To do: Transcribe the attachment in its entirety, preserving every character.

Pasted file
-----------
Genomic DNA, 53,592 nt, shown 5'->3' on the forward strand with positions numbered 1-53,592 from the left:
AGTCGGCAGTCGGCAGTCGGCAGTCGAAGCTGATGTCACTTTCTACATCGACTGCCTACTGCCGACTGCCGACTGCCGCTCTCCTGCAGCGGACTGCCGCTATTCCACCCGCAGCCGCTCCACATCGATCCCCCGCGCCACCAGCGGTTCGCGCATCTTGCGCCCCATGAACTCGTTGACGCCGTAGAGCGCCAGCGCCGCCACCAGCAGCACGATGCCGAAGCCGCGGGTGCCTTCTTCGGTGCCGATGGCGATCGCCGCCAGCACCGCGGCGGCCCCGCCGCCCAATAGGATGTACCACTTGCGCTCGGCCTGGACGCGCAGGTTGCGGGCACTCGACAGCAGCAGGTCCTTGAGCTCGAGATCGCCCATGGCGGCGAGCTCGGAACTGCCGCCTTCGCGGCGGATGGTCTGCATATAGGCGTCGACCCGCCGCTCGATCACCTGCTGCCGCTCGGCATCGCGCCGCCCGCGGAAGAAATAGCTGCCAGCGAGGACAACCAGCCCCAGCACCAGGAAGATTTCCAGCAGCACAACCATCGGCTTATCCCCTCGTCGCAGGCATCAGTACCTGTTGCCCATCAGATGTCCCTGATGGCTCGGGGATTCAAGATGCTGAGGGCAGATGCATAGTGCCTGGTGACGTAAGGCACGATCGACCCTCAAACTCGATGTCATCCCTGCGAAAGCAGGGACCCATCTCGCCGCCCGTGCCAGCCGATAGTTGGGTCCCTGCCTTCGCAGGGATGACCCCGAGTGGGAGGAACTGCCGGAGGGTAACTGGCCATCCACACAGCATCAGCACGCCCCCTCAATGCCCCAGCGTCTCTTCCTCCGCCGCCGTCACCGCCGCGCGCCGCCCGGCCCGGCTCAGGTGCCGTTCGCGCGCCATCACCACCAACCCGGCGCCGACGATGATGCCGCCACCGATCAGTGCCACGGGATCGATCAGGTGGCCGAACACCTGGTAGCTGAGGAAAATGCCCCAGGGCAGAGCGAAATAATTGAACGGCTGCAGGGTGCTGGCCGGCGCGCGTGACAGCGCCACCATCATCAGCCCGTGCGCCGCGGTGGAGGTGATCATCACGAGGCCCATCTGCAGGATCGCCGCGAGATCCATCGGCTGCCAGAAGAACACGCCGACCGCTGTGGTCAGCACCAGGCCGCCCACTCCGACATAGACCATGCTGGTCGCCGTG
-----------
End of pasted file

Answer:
Genomic DNA, 53,592 nt, shown 5'->3' on the forward strand with positions numbered 1-53,592 from the left:
AGTCGGCAGTCGGCAGTCGGCAGTCGAAGCTGATGTCACTTTCTACATCGACTGCCTACTGCCGACTGCCGACTGCCGCTCTCCTGCAGCGGACTGCCGCTATTCCACCCGCAGCCGCTCCACATCGATCCCCCGCGCCACCAGCGGTTCGCGCATCTTGCGCCCCATGAACTCGTTGACGCCGTAGAGCGCCAGCGCCGCCACCAGCAGCACGATGCCGAAGCCGCGGGTGCCTTCTTCGGTGCCGATGGCGATCGCCGCCAGCACCGCGGCGGCCCCGCCGCCCAATAGGATGTACCACTTGCGCTCGGCCTGGACGCGCAGGTTGCGGGCACTCGACAGCAGCAGGTCCTTGAGCTCGAGATCGCCCATGGCGGCGAGCTCGGAACTGCCGCCTTCGCGGCGGATGGTCTGCATATAGGCGTCGACCCGCCGCTCGATCACCTGCTGCCGCTCGGCATCGCGCCGCCCGCGGAAGAAATAGCTGCCAGCGAGGACAACCAGCCCCAGCACCAGGAAGATTTCCAGCAGCACAACCATCGGCTTATCCCCTCGTCGCAGGCATCAGTACCTGTTGCCCATCAGATGTCCCTGATGGCTCGGGGATTCAAGATGCTGAGGGCAGATGCATAGTGCCTGGTGACGTAAGGCACGATCGACCCTCAAACTCGATGTCATCCCTGCGAAAGCAGGGACCCATCTCGCCGCCCGTGCCAGCCGATAGTTGGGTCCCTGCCTTCGCAGGGATGACCCCGAGTGGGAGGAACTGCCGGAGGGTAACTGGCCATCCACACAGCATCAGCACGCCCCCTCAATGCCCCAGCGTCTCTTCCTCCGCCGCCGTCACCGCCGCGCGCCGCCCGGCCCGGCTCAGGTGCCGTTCGCGCGCCATCACCACCAACCCGGCGCCGACGATGATGCCGCCACCGATCAGTGCCACGGGATCGATCAGGTGGCCGAACACCTGGTAGCTGAGGAAAATGCCCCAGGGCAGAGCGAAATAATTGAACGGCTGCAGGGTGCTGGCCGGCGCGCGTGACAGCGCCACCATCATCAGCCCGTGCGCCGCGGTGGAGGTGATCATCACGAGGCCCATCTGCAGGATCGCCGCGAGATCCATCGGCTGCCAGAAGAACACGCCGACCGCTGTGGTCAGCACCAGGCCGCCCACTCCGACATAGACCATGCTGGTCGCCGTG